US-based researcher Wei Da feels that both China and the US need to make significant adjustments in their relations with each other, or else the scenario of a new Cold War and a real threat of hot war will not be far off. Who needs to understand that the world is different now, and adjustments have to be made? And who is the more backward party that has to adjust more?
ISEAS academic Daljit Singh notes that the new great power contest has spilled over into the Indian Ocean, and the term “Indo-Pacific” will better reflect the strategic geography of this central theatre of the 21st century great power struggle.
Over the past few years, and especially in the past few months, the US has been painting China as its biggest threat and even enemy. Are these claims valid or exaggerated? What does it mean for the incoming Biden administration, and will it be able to improve China-US relations? Economics professor Zhu Ying explores the topic.
When it would have been advantageous to watch and wait while the US leadership transition is carried out, China has decided to up the ante with a high-profile show of wolf-warrior diplomacy. Is it setting itself up for a boomerang effect?
Values underpin multilateral cooperation, asserts economics professor Zhu Ying. The Chinese case is no exception. Their international engagement has been driven by values, whether in the early period of “leaning to one side” and becoming an ally of the Soviet Union, or the present “multilateralism with Chinese characteristics” held up by mechanisms such as the BRI. Question is, what incentive does the international community have to meet them halfway?
Even as 2020 will go down in history as the year of the coronavirus, economics professor Zhu Ying notes that it also marks a shift in how Western countries view China — and not in a good way.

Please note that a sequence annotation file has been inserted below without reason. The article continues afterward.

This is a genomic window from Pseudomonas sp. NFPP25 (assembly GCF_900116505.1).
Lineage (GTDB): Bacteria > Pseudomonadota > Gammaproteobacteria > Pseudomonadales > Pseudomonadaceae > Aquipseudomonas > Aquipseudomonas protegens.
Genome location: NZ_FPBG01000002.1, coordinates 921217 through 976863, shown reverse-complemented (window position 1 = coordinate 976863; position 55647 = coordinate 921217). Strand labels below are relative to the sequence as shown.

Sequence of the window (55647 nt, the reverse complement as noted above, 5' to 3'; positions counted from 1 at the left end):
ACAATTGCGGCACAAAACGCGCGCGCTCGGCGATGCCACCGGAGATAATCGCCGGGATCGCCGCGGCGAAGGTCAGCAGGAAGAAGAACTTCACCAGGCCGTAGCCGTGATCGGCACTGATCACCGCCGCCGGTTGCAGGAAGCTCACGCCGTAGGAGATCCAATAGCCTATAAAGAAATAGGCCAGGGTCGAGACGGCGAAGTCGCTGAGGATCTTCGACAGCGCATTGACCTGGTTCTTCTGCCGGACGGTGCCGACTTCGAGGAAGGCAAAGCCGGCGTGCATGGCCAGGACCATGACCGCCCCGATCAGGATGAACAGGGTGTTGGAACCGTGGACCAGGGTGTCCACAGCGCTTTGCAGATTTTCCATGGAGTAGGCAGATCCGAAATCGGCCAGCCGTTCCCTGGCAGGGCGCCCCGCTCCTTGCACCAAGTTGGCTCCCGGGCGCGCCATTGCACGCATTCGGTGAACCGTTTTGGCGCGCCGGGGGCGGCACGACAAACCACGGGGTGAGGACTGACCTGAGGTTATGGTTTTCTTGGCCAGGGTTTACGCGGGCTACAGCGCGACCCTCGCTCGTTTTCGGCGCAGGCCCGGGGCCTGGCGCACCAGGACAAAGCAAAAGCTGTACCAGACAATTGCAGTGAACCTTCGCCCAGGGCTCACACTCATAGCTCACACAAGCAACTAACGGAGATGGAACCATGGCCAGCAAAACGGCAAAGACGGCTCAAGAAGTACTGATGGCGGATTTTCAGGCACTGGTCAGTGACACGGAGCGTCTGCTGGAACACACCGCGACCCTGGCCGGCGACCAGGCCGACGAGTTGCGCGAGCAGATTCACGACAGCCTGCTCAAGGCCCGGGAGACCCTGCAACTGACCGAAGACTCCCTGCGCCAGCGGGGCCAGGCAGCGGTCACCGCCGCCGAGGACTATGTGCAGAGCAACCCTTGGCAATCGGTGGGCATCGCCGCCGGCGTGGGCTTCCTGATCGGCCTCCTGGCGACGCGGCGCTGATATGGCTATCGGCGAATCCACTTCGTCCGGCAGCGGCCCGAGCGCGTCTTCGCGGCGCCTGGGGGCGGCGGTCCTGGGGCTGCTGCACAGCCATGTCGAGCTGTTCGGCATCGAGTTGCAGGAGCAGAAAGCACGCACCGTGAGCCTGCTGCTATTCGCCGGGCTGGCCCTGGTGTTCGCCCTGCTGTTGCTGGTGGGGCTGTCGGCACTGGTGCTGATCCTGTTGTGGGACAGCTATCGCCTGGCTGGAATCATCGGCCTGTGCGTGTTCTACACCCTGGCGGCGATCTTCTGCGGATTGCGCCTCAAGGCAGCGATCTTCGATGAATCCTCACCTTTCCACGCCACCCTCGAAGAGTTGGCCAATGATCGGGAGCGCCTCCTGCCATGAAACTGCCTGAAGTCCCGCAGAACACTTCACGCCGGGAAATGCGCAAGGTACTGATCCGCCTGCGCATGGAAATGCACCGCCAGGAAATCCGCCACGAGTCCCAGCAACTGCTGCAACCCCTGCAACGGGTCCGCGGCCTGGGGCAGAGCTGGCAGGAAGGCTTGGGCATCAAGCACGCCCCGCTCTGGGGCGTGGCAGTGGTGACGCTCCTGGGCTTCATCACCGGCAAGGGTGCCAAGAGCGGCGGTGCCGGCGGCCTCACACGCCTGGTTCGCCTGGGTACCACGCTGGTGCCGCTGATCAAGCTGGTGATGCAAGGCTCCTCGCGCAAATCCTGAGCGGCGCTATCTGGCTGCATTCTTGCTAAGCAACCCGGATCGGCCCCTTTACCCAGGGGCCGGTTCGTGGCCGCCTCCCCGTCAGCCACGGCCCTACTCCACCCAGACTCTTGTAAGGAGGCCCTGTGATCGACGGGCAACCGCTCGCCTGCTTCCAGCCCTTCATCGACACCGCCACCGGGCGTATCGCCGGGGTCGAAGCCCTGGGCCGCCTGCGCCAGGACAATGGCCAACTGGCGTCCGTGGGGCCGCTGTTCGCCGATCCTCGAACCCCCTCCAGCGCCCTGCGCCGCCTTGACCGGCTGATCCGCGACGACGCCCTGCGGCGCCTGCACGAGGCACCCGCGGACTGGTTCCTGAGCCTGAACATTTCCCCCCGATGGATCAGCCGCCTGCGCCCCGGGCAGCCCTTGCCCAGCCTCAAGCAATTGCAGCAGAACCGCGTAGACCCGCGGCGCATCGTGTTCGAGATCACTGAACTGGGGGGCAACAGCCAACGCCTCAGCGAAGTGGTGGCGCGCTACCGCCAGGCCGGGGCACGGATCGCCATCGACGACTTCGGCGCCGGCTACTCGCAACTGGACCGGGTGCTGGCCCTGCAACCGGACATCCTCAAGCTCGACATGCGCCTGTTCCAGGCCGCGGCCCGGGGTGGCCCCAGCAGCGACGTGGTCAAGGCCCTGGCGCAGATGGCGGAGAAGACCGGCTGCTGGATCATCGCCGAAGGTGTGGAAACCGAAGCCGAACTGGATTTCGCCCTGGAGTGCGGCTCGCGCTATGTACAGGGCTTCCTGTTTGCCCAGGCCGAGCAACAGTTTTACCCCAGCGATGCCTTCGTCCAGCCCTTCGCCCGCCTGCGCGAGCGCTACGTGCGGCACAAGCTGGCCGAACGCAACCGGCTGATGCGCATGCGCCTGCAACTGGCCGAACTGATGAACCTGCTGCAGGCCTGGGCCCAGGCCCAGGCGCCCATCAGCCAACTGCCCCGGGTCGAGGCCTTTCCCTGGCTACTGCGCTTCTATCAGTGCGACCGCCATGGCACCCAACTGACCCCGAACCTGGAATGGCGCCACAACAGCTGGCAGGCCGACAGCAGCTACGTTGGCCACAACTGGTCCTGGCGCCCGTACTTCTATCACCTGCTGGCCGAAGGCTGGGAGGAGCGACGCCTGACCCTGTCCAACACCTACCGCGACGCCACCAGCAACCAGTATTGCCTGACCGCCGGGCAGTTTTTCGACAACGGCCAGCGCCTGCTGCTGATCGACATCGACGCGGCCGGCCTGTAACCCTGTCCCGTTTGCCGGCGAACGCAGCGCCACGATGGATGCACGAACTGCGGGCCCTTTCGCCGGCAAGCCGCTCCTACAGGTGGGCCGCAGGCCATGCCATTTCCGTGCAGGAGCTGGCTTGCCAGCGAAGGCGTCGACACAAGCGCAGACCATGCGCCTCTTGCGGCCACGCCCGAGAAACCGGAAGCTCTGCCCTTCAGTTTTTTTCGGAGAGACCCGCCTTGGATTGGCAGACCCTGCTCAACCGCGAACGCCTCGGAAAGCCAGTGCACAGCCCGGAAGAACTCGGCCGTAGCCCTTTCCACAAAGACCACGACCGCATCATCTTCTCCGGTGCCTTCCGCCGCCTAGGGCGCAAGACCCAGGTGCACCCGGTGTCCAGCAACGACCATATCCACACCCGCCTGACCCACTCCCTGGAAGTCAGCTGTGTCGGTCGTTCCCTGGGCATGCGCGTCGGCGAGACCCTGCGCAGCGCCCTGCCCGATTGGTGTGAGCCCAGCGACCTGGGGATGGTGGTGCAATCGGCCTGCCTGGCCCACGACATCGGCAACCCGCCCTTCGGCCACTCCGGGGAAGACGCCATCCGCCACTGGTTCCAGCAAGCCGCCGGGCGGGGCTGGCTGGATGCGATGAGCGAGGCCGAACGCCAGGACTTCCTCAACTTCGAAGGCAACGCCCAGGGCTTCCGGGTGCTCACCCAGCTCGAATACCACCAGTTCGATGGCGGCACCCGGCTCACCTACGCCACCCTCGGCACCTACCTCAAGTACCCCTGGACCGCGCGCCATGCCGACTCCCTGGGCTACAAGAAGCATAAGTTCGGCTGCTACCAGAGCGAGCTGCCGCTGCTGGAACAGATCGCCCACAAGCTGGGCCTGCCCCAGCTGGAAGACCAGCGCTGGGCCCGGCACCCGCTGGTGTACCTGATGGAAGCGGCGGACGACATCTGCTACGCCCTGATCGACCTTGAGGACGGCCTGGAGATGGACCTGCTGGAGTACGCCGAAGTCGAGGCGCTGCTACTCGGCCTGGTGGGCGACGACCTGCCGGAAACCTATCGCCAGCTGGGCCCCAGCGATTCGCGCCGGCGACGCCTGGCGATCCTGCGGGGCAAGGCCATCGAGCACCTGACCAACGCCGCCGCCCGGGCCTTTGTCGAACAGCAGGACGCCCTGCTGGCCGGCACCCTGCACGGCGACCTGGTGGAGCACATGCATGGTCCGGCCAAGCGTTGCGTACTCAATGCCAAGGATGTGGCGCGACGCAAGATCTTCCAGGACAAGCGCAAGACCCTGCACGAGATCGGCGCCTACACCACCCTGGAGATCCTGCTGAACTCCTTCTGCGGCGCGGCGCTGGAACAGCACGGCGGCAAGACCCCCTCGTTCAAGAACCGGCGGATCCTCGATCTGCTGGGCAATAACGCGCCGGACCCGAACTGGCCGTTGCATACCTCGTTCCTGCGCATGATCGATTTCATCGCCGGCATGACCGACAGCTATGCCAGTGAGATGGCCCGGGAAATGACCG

With the recent signing of the RCEP and China’s comment that it will “favourably consider” joining the CPTPP, are prospects looking up for greater domestic reform and regional economic integration across the board, and will dreams of a free trade area of the Asia-Pacific have a higher chance of eventually taking shape? Japan-based academic Zhang Yun looks at the potential outlook.
Since President Donald Trump yanked the US out of the TPP as part of his “America First” doctrine in 2017, Southeast Asia has been more without Trump than with. In fact, America is increasingly seen as a declining power in Southeast Asia and countries in the region are adjusting to this reality. ISEAS academic William Choong explains what this means for the US, China and ASEAN.
From the signing of the 17-point agreement, or in full, the Agreement of the Central People’s Government and the Local Government of Tibet on Measures for the Peaceful Liberation of Tibet, to the inaugural meeting of the Preparatory Committee for the Autonomous Region of Tibet held at Lhasa Hall, Tibet’s first auditorium, historical photo collector Hsu Chung-mao offers a glimpse of Tibetan history during the early 1950s.